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What you need to know about colpocleisis:

Colpocleisis is surgery to partially or completely close the vagina of an older woman with genital prolapse. It is done if you are too weak for other surgeries and are not sexually active. You may need to have surgery for stress incontinence at the same time.

Prepare for surgery:

  • You may need an endometrial ultrasound or biopsy before your surgery, if you still have your uterus. Your healthcare provider will counsel you that sex will not be possible after the surgery. He or she will make sure that you do not want to have sex in the future. Make plans for someone to drive you home and stay with you once you are discharged.
  • Your healthcare provider may tell you not to eat or drink anything after midnight the night before surgery. He or she will tell you what medicines to take or not take the morning of your surgery.

What will happen during surgery:

  • You may be given general anesthesia to keep you asleep and free from pain during surgery. You may instead be given spinal anesthesia to numb you from the waist down. With spinal anesthesia, you may still feel pressure or pushing during surgery, but you should not feel any pain.
  • You may be given antibiotics during your surgery to prevent an infection. Your surgeon will cut the vaginal lining. In a complete colpocleisis, the front part of the lining will be stitched to the back. This will completely close off the vagina. In a partial colpocleisis, strips of the vaginal lining are removed from the front and back of the vagina. These are then sewn to each other to close the vagina. Space is left open on one side to allow discharge to pass. A sanitary pad will be placed to protect the area.

What will happen after surgery:

You may need to stay in the hospital at least 1 day after surgery. You will have a urinary catheter to drain your urine. It will be removed the day after surgery. Healthcare providers will make sure you are able to urinate and bleeding is controlled before you leave. You will need to wear a sanitary pad to monitor bleeding.

Risks of colpocleisis:

You may bleed more than expected or get an infection. You may have blood clots or pus in the vaginal space behind the stitches. If this happens, you will need another procedure. Damage may be done to your bowels or bladder during surgery. Your pelvic organ prolapse may remain after surgery. Rarely, prolapse can happen again. You may get a blood clot in your leg. This may become life-threatening.

Call 911 if:

  • You feel lightheaded, short of breath, and have chest pain.
  • You cough up blood.

Seek care immediately if:

  • Your leg feels warm, tender, and painful. It may look swollen and red.
  • You have heavy bleeding.

Contact your healthcare provider if:

  • You have a foul smelling discharge.
  • You have a fever, cough, or chills.
  • You have pain that does not get better after you take medicine.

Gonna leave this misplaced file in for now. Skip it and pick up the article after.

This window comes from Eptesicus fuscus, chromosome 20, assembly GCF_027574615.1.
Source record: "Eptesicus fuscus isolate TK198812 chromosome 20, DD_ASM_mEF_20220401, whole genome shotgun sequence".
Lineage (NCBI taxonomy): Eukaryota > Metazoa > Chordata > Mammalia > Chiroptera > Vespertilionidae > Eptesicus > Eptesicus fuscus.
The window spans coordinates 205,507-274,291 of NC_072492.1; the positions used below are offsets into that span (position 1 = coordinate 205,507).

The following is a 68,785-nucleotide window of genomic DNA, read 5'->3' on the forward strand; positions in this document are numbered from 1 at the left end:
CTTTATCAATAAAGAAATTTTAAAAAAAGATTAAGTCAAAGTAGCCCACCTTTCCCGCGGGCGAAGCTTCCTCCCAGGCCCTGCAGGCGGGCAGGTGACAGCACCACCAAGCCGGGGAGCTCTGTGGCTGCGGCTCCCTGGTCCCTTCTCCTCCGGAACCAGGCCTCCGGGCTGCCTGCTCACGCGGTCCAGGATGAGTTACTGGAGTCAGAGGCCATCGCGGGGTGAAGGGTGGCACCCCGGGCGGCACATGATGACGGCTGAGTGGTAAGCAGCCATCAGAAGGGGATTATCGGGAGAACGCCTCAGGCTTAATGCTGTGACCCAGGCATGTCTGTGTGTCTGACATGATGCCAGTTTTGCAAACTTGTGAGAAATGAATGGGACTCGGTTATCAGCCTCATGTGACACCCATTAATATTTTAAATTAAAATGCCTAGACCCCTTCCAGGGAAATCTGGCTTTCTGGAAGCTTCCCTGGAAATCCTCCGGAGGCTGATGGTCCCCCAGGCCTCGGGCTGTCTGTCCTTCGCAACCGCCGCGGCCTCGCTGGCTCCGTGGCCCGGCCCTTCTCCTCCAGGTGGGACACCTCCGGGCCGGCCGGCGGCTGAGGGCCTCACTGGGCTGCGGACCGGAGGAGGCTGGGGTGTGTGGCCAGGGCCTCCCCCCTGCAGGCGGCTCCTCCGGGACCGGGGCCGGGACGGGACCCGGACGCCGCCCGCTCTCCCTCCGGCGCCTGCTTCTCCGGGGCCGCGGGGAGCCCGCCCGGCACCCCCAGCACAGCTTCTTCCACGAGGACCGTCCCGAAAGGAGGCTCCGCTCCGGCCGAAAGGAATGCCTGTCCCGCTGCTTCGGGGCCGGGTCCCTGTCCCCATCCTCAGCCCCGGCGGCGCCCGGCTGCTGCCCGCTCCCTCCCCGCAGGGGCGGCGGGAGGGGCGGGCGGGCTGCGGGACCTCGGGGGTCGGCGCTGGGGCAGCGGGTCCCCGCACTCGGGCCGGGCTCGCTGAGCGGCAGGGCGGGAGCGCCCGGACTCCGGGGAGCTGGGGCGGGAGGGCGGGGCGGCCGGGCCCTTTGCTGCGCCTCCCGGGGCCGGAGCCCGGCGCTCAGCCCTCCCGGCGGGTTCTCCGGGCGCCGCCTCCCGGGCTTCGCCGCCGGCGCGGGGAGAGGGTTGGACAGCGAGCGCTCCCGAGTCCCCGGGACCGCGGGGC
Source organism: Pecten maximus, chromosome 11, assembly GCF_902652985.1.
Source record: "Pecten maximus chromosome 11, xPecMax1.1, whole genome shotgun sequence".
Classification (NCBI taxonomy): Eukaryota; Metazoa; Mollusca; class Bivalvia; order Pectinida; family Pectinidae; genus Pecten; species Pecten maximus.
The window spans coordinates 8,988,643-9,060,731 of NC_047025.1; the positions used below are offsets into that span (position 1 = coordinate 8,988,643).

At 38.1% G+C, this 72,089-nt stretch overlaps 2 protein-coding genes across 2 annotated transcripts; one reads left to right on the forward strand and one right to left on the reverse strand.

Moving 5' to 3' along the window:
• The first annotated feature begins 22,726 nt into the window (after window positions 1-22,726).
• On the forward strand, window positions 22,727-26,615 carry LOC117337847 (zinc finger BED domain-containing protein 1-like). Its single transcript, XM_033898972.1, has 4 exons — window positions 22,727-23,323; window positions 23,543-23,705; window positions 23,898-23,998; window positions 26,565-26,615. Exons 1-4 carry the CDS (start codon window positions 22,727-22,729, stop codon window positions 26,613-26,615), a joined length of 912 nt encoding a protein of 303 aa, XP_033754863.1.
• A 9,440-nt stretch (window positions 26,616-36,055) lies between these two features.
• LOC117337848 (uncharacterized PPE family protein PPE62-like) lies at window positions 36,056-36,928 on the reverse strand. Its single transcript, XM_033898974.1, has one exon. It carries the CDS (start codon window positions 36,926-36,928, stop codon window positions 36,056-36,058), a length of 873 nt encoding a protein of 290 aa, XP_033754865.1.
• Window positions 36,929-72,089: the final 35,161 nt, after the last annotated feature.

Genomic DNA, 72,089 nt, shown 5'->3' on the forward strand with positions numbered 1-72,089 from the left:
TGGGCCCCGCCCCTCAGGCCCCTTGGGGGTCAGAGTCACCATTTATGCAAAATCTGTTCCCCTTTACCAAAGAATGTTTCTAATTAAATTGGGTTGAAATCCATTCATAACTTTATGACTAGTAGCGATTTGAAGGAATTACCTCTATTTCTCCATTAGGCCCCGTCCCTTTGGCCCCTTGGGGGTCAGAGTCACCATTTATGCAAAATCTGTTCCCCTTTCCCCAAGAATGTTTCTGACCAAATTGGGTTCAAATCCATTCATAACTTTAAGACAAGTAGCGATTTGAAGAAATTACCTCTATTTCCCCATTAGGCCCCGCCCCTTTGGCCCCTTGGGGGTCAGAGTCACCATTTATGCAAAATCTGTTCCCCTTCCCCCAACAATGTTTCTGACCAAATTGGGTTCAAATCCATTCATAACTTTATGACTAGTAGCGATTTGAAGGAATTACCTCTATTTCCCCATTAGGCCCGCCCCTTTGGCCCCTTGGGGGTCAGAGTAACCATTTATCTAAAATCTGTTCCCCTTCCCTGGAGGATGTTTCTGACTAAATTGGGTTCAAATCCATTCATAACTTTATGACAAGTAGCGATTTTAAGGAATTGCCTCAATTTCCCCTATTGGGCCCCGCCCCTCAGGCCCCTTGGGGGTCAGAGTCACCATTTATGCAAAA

• You have abdominal pain.
  • You have questions or concerns about your condition or care.


You may be given any of the following:

  • Antibiotics help prevent a bacterial infection.
  • NSAIDs , such as ibuprofen, help decrease swelling, pain, and fever. NSAIDs can cause stomach bleeding or kidney problems in certain people. If you take blood thinner medicine, always ask your healthcare provider if NSAIDs are safe for you. Always read the medicine label and follow directions.
  • Take your medicine as directed. Contact your healthcare provider if you think your medicine is not helping or if you have side effects. Tell him or her if you are allergic to any medicine. Keep a list of the medicines, vitamins, and herbs you take. Include the amounts, and when and why you take them. Bring the list or the pill bottles to follow-up visits. Carry your medicine list with you in case of an emergency.

Incision care:

Wear a sanitary pad to monitor bleeding. Do not take a bath or get in a pool or hot tub until your healthcare provider says it is okay. He or she may give you information on how to take a sitz bath. Change your sanitary pad regularly. Keep track of how often you change the pad.

Self Care:

  • Do not drive until your healthcare provider says it is okay.
  • Prevent blood clots. Get up and move around your house several times a day.
  • Avoid activities that may put pressure on your surgery area. Do not lift anything more than 5 pounds. Do not push or pull objects.
  • Drink liquids and eat foods with fiber. Liquids and fiber will help you not strain to have bowel movements. Ask your healthcare provider which liquids are best for you. Ask him or her how much you should drink every day. Ask if you should take a fiber supplement. Foods with fiber include fruits, bran, and whole-grain breads.

Follow up with your surgeon as directed:

Write down your questions so you remember to ask them during your visits.

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The above information is an educational aid only. It is not intended as medical advice for individual conditions or treatments. Talk to your doctor, nurse or pharmacist before following any medical regimen to see if it is safe and effective for you.

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Always consult your healthcare provider to ensure the information displayed on this page applies to your personal circumstances.